When you listen to Brandi Carlile’s music, especially when it’s live, it is very obvious that that’s what won her those three Grammy Awards in February.
But there’s more to her success story than just the songs. In fact, it’s what you hear between the songs that gives you a sense of the time she’s put in.
On Saturday night (June 29), when Carlile played Chicago’s Huntington Bank Pavilion on a peninsula on Lake Michigan, I listened to everything she said about her path to fame. And how, in her words, her life changed overnight.
But first let’s go back to Duke’s Clam Chowder House.
Early in her show, Carlile painted a picture of what the Seattle music scene was like when she first got together with longtime creative partners, brothers Tim and Phil Hanseroth, about 20 years ago. “I don’t know if you remember what was going on in the late 90s, but it was a lot of rock and roll, and a lot of revolutionary grunge and shit. But I can tell you what wasn’t going on: our sort of Peter, Paul and Mary attempt at folk music from inside the walls of my rental house in Ravensdale.
“Back then, we were playing a lot of chowder houses. We played every Duke’s Clam Chowder House from Green Lake to Alki. And we played a place called Bill Medin’s Ravioli Station, every Friday night. It was a gas station refurbished into a ravioli restaurant,” Carlile said.
In other words, those Grammy wins that changed everything for Carlile in 2019 took years of dues paying. And the rewards for all of it include the said Grammy trophies themselves — for best Americana album, best American roots performance and best American roots song — but also the doors that open once you’re declared a winner.
“I’ve been doing this job — and it is the greatest job in the world — for such a long time. But overnight, my life changed. The craziest shit that happened is that the night after the Grammys, we got to go out to dinner with Joni Mitchell. She made us all drink Pinot Grigio and ordered all our food for us,” Carlile explained. “She’d had an aneurysm about six years ago, and she was unconscious in her kitchen for two days before they found her. And she was already a polio survivor, and has had to learn to walk and talk again twice in her life. But she’d sworn off music.
“At end of the night, she said to me, ‘The only thing that bothers me is I’ve got all these instruments in my house. Maybe you’d want to put together a group of young people and come and play.’ I didn’t tell her I’m like the world’s shittiest guitar player,” she laughed.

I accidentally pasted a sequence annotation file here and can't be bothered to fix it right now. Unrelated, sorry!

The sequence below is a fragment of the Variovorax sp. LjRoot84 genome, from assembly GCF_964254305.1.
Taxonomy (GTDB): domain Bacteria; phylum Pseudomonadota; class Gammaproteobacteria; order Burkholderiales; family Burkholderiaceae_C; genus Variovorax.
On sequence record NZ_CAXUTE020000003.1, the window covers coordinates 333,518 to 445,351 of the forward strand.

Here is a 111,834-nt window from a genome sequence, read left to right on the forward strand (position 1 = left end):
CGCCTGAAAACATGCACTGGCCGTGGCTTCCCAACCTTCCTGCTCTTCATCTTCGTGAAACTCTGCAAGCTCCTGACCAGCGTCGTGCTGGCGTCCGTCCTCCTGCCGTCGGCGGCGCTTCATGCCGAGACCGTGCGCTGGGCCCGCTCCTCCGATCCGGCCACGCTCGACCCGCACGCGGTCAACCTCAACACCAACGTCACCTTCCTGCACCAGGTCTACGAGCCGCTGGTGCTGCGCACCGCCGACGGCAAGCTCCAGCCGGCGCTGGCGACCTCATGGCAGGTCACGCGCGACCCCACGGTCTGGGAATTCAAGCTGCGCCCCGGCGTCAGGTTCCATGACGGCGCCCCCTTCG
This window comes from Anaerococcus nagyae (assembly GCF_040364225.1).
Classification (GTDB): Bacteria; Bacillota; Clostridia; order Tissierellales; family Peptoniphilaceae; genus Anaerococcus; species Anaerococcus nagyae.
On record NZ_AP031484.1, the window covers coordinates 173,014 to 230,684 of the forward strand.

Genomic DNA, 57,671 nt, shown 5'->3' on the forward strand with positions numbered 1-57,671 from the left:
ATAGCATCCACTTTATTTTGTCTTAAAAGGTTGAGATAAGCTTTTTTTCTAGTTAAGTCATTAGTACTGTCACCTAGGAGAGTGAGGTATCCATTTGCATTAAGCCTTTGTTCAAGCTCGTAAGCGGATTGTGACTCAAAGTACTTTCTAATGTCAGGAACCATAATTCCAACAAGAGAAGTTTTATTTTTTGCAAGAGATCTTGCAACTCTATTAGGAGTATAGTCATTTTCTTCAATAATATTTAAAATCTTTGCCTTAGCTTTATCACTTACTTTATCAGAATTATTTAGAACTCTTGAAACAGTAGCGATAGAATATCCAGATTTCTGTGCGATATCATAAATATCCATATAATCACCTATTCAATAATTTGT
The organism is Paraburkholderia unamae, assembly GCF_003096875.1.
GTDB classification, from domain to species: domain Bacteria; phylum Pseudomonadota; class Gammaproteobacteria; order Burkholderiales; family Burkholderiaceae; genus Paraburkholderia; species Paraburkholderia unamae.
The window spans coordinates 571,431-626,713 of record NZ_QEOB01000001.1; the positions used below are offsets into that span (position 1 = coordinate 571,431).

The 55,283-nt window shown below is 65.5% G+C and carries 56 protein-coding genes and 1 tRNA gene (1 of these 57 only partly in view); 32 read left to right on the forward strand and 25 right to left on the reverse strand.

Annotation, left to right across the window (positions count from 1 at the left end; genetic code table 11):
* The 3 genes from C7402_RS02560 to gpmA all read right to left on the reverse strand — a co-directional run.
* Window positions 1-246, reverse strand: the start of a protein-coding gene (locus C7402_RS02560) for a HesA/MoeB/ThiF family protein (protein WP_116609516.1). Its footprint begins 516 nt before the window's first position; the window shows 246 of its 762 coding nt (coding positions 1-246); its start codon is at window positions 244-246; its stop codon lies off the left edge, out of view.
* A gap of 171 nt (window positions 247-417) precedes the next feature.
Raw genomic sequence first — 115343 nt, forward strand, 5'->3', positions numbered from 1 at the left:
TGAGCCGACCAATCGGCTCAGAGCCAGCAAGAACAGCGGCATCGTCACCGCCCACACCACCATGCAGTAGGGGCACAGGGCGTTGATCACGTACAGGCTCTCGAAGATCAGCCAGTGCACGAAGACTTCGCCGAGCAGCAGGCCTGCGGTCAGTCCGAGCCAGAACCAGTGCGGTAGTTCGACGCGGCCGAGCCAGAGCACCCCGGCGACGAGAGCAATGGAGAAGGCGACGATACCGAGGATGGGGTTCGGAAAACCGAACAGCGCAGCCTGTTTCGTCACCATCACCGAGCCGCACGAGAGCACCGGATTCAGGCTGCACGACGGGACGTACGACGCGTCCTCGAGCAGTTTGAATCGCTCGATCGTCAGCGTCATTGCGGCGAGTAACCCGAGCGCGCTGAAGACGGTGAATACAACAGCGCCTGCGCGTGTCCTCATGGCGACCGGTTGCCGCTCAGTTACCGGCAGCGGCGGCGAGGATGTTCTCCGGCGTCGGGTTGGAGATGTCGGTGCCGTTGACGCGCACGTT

As the story goes, Carlile brought Hozier with her to Mitchell’s house the next week. They drank more wine and ate enchiladas. Carlile and Hozier played for Mitchell for a while. And then, in walked Chaka Kahn and then Herbie Hancock.
“Our hearts were in our throats. And we were just terrified, but the vibes were good on that magical night. Herbie’s hands started gliding around the piano while we’re all introducing ourselves. And then from the middle of the room, we hear this voice sing, ‘Summertime, and the living is easy.’ And it’s (expletive) Joni Mitchell. She opened her mouth and she sang again, and she didn’t stop singing for an hour. I don’t think I’ve been so inspired in my life.”
In a way, the chowder house tour and the night at Mitchell’s house kind of bookend Carlile’s career so far. But she also opened up about what was going on behind the music scene, at home, for her and her wife Catherine, and their daughters Evangeline and Elijah.
“I’ve been married for about seven years. And it means so much to me to stand up here in front of you in a great city like Chicago, and talk to you about my family and our right to exist in this country. But it was such a strange thing when my daughter Evangeline was born. I was so unprepared for it. All these people were telling me how I was going to feel. It was mostly straight people. Straight people try to recruit other people to have kids. They’re like, ‘You don’t know who you are until you have children. You don’t exist,’” she said. “There’s some truth to it, but it’s complicated. You’re never really alone again. You’re always occupied with this other life.
“They say it’s like letting your heart run around outside your body. It is like that,” she admitted, adding that for a few months after Evangeline was born, she wasn’t sure how she felt about motherhood. “I feel like this song has universal appeal for anybody that’s a mom or a dad. This song applies to you. Because the truth is, we all fall in love with our children in our own time,” she said to introduce her song “The Mother.”
One of the last stories Carlile shared before the concert was over was how far gay families have come. She missed Chicago’s Pride Parade by about a week, but the crowd still applauded Carlile’s support for the movement.
Before the movement, she told the crowd, it was a time when gay couples couldn’t live together, were getting detained at airports, and had to pretend they were just friends. “That’s a story that I’ll always tell my daughters, so that they remember that progress doesn’t just move in one direction. We have to be so careful. We’re witnessing a generation of people gain access in this country to a basic civil right.
“But it’s complicated. Because now there’s a lot of pressure on us to make our marriages work,” she laughed as she started her in on her “Party of One.”